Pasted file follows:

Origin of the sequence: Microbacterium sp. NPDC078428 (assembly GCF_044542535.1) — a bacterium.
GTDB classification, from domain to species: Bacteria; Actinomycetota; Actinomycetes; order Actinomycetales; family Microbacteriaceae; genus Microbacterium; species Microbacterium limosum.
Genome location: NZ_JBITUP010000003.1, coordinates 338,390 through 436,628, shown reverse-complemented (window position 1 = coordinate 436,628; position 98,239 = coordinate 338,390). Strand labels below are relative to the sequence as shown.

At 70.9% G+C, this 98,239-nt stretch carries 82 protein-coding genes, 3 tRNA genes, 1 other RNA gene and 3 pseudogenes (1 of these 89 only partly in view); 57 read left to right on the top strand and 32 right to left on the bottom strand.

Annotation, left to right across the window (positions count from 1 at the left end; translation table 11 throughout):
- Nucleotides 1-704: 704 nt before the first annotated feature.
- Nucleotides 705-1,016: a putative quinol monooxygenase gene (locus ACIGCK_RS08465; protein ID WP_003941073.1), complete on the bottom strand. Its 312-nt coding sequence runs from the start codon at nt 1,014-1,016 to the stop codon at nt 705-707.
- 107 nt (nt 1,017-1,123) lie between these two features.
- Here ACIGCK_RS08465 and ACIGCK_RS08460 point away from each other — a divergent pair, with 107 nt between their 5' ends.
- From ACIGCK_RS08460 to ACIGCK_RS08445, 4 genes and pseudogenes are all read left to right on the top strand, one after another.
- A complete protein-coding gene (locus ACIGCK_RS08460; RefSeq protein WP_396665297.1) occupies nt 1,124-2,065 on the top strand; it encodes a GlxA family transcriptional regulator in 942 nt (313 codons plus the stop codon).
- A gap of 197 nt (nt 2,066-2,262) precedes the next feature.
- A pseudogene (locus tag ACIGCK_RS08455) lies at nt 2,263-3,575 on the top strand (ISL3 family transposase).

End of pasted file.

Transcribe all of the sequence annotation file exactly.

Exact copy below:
Origin of the sequence: Microbacterium sp. NPDC078428 (assembly GCF_044542535.1) — a bacterium.
GTDB classification, from domain to species: Bacteria; Actinomycetota; Actinomycetes; order Actinomycetales; family Microbacteriaceae; genus Microbacterium; species Microbacterium limosum.
Genome location: NZ_JBITUP010000003.1, coordinates 338,390 through 436,628, shown reverse-complemented (window position 1 = coordinate 436,628; position 98,239 = coordinate 338,390). Strand labels below are relative to the sequence as shown.

At 70.9% G+C, this 98,239-nt stretch carries 82 protein-coding genes, 3 tRNA genes, 1 other RNA gene and 3 pseudogenes (1 of these 89 only partly in view); 57 read left to right on the top strand and 32 right to left on the bottom strand.

Annotation, left to right across the window (positions count from 1 at the left end; translation table 11 throughout):
- Nucleotides 1-704: 704 nt before the first annotated feature.
- Nucleotides 705-1,016: a putative quinol monooxygenase gene (locus ACIGCK_RS08465; protein ID WP_003941073.1), complete on the bottom strand. Its 312-nt coding sequence runs from the start codon at nt 1,014-1,016 to the stop codon at nt 705-707.
- 107 nt (nt 1,017-1,123) lie between these two features.
- Here ACIGCK_RS08465 and ACIGCK_RS08460 point away from each other — a divergent pair, with 107 nt between their 5' ends.
- From ACIGCK_RS08460 to ACIGCK_RS08445, 4 genes and pseudogenes are all read left to right on the top strand, one after another.
- A complete protein-coding gene (locus ACIGCK_RS08460; RefSeq protein WP_396665297.1) occupies nt 1,124-2,065 on the top strand; it encodes a GlxA family transcriptional regulator in 942 nt (313 codons plus the stop codon).
- A gap of 197 nt (nt 2,066-2,262) precedes the next feature.
- A pseudogene (locus tag ACIGCK_RS08455) lies at nt 2,263-3,575 on the top strand (ISL3 family transposase).